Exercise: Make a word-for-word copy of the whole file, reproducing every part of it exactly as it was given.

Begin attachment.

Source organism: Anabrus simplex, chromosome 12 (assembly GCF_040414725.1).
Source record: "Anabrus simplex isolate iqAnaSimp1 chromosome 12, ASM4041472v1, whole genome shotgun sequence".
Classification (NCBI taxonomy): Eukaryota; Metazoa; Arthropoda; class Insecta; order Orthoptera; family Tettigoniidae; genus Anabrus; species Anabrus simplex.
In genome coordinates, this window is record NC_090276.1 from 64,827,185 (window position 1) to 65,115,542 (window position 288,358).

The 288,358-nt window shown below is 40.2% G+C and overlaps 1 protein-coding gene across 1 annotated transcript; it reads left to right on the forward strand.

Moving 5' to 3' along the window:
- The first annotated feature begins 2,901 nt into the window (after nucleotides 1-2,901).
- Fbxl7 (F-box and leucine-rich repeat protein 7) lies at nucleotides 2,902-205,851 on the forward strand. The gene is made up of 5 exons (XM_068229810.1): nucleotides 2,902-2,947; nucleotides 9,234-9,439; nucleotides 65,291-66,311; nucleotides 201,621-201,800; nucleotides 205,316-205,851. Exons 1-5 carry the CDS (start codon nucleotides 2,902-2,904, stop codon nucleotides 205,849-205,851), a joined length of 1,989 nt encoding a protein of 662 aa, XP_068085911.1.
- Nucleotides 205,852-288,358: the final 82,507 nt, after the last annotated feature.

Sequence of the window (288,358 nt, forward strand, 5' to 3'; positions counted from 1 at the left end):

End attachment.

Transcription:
Source organism: Anabrus simplex, chromosome 12 (assembly GCF_040414725.1).
Source record: "Anabrus simplex isolate iqAnaSimp1 chromosome 12, ASM4041472v1, whole genome shotgun sequence".
Classification (NCBI taxonomy): Eukaryota; Metazoa; Arthropoda; class Insecta; order Orthoptera; family Tettigoniidae; genus Anabrus; species Anabrus simplex.
In genome coordinates, this window is record NC_090276.1 from 64,827,185 (window position 1) to 65,115,542 (window position 288,358).

The 288,358-nt window shown below is 40.2% G+C and overlaps 1 protein-coding gene across 1 annotated transcript; it reads left to right on the forward strand.

Moving 5' to 3' along the window:
- The first annotated feature begins 2,901 nt into the window (after nucleotides 1-2,901).
- Fbxl7 (F-box and leucine-rich repeat protein 7) lies at nucleotides 2,902-205,851 on the forward strand. The gene is made up of 5 exons (XM_068229810.1): nucleotides 2,902-2,947; nucleotides 9,234-9,439; nucleotides 65,291-66,311; nucleotides 201,621-201,800; nucleotides 205,316-205,851. Exons 1-5 carry the CDS (start codon nucleotides 2,902-2,904, stop codon nucleotides 205,849-205,851), a joined length of 1,989 nt encoding a protein of 662 aa, XP_068085911.1.
- Nucleotides 205,852-288,358: the final 82,507 nt, after the last annotated feature.

Sequence of the window (288,358 nt, forward strand, 5' to 3'; positions counted from 1 at the left end):